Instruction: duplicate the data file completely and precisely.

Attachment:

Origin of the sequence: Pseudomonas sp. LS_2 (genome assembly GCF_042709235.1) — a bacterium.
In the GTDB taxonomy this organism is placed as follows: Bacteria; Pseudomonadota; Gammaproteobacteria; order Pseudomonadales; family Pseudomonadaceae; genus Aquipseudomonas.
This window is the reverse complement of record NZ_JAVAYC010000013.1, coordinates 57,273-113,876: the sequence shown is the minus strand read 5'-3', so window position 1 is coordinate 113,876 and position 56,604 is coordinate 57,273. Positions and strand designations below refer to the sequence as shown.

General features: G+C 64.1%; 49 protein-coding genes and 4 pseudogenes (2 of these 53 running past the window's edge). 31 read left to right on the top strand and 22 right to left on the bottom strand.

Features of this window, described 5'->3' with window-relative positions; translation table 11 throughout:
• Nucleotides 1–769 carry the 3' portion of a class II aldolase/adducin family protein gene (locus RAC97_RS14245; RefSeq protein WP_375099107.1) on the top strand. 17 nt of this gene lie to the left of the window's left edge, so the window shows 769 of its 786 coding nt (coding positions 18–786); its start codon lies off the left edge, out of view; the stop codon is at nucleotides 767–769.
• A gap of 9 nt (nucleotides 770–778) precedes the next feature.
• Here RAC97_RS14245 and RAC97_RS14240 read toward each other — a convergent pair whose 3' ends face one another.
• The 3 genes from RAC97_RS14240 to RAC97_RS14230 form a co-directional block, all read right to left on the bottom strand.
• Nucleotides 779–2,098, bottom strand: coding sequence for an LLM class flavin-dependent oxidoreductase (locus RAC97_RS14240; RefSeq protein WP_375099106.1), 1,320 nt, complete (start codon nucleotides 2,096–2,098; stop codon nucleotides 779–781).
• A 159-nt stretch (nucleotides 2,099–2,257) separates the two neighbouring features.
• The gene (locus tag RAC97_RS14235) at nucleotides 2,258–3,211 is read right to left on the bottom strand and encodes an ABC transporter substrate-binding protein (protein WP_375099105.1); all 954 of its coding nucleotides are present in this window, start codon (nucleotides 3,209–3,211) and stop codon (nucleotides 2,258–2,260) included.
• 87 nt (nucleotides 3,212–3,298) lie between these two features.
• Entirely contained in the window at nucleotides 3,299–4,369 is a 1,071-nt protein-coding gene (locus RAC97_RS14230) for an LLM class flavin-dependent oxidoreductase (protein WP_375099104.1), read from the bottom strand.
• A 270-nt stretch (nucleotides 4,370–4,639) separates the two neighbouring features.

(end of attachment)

Origin of the sequence: Pseudomonas sp. LS_2 (genome assembly GCF_042709235.1) — a bacterium.
In the GTDB taxonomy this organism is placed as follows: Bacteria; Pseudomonadota; Gammaproteobacteria; order Pseudomonadales; family Pseudomonadaceae; genus Aquipseudomonas.
This window is the reverse complement of record NZ_JAVAYC010000013.1, coordinates 57,273-113,876: the sequence shown is the minus strand read 5'-3', so window position 1 is coordinate 113,876 and position 56,604 is coordinate 57,273. Positions and strand designations below refer to the sequence as shown.

General features: G+C 64.1%; 49 protein-coding genes and 4 pseudogenes (2 of these 53 running past the window's edge). 31 read left to right on the top strand and 22 right to left on the bottom strand.

Features of this window, described 5'->3' with window-relative positions; translation table 11 throughout:
• Nucleotides 1–769 carry the 3' portion of a class II aldolase/adducin family protein gene (locus RAC97_RS14245; RefSeq protein WP_375099107.1) on the top strand. 17 nt of this gene lie to the left of the window's left edge, so the window shows 769 of its 786 coding nt (coding positions 18–786); its start codon lies off the left edge, out of view; the stop codon is at nucleotides 767–769.
• A gap of 9 nt (nucleotides 770–778) precedes the next feature.
• Here RAC97_RS14245 and RAC97_RS14240 read toward each other — a convergent pair whose 3' ends face one another.
• The 3 genes from RAC97_RS14240 to RAC97_RS14230 form a co-directional block, all read right to left on the bottom strand.
• Nucleotides 779–2,098, bottom strand: coding sequence for an LLM class flavin-dependent oxidoreductase (locus RAC97_RS14240; RefSeq protein WP_375099106.1), 1,320 nt, complete (start codon nucleotides 2,096–2,098; stop codon nucleotides 779–781).
• A 159-nt stretch (nucleotides 2,099–2,257) separates the two neighbouring features.
• The gene (locus tag RAC97_RS14235) at nucleotides 2,258–3,211 is read right to left on the bottom strand and encodes an ABC transporter substrate-binding protein (protein WP_375099105.1); all 954 of its coding nucleotides are present in this window, start codon (nucleotides 3,209–3,211) and stop codon (nucleotides 2,258–2,260) included.
• 87 nt (nucleotides 3,212–3,298) lie between these two features.
• Entirely contained in the window at nucleotides 3,299–4,369 is a 1,071-nt protein-coding gene (locus RAC97_RS14230) for an LLM class flavin-dependent oxidoreductase (protein WP_375099104.1), read from the bottom strand.
• A 270-nt stretch (nucleotides 4,370–4,639) separates the two neighbouring features.